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Thread: Refillable LP cylinders

  1. #21
    jobe05's Avatar
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    Re: Refillable LP cylinders

    Do mormal propane tanks have a tube inside to draw the liquid from the bottom, or do you have to invert the tank to get the liquid out when filling these small bottles??

  2. #22
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    Re: Refillable LP cylinders

    Quote Originally Posted by jobe05 View Post
    Do mormal propane tanks have a tube inside to draw the liquid from the bottom, or do you have to invert the tank to get the liquid out when filling these small bottles??
    invert.
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  3. #23
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    Re: Refillable LP cylinders

    ~~~~~~ CAUTION ~~~CAUTION ~~~ CAUTION ~~~~~~~

    It is strongly advised NOT to pull up on the pressure relief valve pin or unscrew the relief valve stem in disposable propane cylinder’s ...

    ~~~ DO THIS AT YOUR OWN RISK! ~~~

    There have been instances where the valve stems have pulled loose, or not resealed, and people getting frost burns from the escaping propane ...

    Also keep in mind it's VERY easy to over fill the nonrefillable cylinders, which can lead to potential leaks and fire hazards ...

    I've done so much with so little for so long ... Now I can do nearly anything with almost nothing.

    .

  4. #24
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    Re: Refillable LP cylinders

    Quote Originally Posted by G wizz View Post
    ~~~~~~ CAUTION ~~~CAUTION ~~~ CAUTION ~~~~~~~

    It is strongly advised NOT to pull up on the pressure relief valve pin or unscrew the relief valve stem in disposable propane cylinder’s ...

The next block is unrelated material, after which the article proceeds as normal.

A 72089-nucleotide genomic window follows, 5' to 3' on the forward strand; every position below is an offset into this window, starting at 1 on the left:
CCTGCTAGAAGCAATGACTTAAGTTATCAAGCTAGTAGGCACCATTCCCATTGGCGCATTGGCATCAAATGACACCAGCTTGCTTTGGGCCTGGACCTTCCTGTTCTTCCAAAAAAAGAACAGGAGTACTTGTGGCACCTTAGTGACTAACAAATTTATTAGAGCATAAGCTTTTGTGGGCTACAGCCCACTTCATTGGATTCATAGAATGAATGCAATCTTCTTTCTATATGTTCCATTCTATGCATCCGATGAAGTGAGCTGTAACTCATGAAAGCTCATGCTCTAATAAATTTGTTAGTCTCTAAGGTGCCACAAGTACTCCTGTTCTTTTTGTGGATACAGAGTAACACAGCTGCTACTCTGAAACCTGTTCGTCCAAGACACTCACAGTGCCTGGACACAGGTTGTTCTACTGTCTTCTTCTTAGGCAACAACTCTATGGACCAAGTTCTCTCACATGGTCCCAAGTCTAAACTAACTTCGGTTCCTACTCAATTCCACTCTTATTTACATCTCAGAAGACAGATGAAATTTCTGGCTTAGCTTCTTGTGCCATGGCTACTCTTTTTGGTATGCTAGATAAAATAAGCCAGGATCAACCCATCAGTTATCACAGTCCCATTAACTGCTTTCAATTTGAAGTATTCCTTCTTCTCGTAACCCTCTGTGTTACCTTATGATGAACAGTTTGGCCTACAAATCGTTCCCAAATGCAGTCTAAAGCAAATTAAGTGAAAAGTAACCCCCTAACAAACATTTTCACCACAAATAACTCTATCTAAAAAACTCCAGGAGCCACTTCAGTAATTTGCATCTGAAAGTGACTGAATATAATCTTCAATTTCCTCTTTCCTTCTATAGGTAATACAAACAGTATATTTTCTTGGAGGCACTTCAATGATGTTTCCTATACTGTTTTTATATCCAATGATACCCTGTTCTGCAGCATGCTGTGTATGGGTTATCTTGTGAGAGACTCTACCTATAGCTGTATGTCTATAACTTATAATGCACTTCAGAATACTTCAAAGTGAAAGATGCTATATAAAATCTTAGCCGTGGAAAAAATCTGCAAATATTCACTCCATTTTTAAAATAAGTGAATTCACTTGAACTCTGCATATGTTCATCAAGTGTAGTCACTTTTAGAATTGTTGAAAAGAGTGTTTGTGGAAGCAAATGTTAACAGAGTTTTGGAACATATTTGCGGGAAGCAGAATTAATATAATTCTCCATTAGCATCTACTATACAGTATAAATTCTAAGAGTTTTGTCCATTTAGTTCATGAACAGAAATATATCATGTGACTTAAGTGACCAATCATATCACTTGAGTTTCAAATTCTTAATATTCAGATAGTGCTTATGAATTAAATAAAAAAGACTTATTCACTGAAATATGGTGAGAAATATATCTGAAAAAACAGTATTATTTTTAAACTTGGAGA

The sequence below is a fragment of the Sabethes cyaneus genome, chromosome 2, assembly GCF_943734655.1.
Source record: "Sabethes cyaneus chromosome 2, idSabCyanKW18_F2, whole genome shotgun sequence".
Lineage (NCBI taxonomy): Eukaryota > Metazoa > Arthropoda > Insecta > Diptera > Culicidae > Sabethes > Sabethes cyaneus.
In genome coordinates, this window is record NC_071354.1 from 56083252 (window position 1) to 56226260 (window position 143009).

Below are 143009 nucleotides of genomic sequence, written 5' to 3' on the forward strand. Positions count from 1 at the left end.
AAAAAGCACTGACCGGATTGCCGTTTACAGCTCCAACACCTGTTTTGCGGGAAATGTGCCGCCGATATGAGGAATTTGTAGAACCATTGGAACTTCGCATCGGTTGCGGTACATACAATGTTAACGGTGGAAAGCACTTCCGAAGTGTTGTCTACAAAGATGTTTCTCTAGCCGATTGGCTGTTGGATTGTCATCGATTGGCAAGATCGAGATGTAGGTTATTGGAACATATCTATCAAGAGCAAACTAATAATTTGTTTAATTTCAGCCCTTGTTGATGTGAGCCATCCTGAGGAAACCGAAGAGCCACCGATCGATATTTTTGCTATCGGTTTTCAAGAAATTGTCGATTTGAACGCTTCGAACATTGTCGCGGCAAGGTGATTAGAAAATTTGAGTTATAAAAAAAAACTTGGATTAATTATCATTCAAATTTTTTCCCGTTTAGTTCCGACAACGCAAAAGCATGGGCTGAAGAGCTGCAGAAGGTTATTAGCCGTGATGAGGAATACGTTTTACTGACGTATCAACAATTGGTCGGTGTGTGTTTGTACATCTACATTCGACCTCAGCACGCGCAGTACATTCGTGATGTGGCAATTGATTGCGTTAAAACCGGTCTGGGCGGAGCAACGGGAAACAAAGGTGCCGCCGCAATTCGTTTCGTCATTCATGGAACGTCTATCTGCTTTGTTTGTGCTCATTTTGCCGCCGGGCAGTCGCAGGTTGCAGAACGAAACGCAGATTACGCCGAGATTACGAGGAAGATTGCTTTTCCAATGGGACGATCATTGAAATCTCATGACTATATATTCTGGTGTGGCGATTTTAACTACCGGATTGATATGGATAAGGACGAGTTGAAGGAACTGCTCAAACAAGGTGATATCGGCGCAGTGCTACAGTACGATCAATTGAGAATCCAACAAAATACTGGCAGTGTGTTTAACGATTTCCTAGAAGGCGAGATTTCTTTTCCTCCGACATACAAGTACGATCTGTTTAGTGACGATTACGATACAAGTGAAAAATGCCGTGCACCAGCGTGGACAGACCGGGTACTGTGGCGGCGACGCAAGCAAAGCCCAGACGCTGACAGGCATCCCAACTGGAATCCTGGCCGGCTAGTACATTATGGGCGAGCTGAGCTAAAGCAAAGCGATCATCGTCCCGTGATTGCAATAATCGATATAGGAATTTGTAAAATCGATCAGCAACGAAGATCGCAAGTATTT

~~~ DO THIS AT YOUR OWN RISK! ~~~

    There have been instances where the valve stems have pulled loose, or not reseal, and people getting frost burns from the escaping propane ...

    Also keep in mind it's VERY easy to over fill (80% MAX.) the nonrefillable cylinders, which can lead to potential leaks and fire hazards ...
    As I've stated b/4. I work in the propane industry. We'll not this winter cause still recoupin from accident. I'll be back at it next winter. But I will pass this little bit of info on from one of my manuals

    "Contact with propane liquid will IMMEDIATELY lower body tissues to -44 degrees F, and exposure to liquid WILL cause frostbite".

    And I can tell you from experience, long story, that it is NO PICNIC!!
    So if you think the savings is worth trying, which in my opinion isn't, PLEASE BE VERY CAREFUL.
    USAF Retired (66-86) STOC #297
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  5. #25
    jobe05's Avatar
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    Re: Refillable LP cylinders

    I only use a single burner stove and might go through 3 or 4 bottle of LP a year. At 2 for less than $6, Ill stick to buying them......... Sorry landfills..... But you going to have to suck it up and do your job!

  6. #26

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    Re: Refillable LP cylinders

    I take all of those handling and cylinder reliability cautions very seriously and encourage all to do the same.

    However, I think that 80% capacity rule of thumb is arbitrary and a bit of an old wives tale. Underfilling does not give you a safety margin, just less propane. Most cylinders have a designed 465g net capacity, and even that has a small margin of safety remaining. The pressure is the same when filled at 100% as it is at 5, 25, 73 or 80%.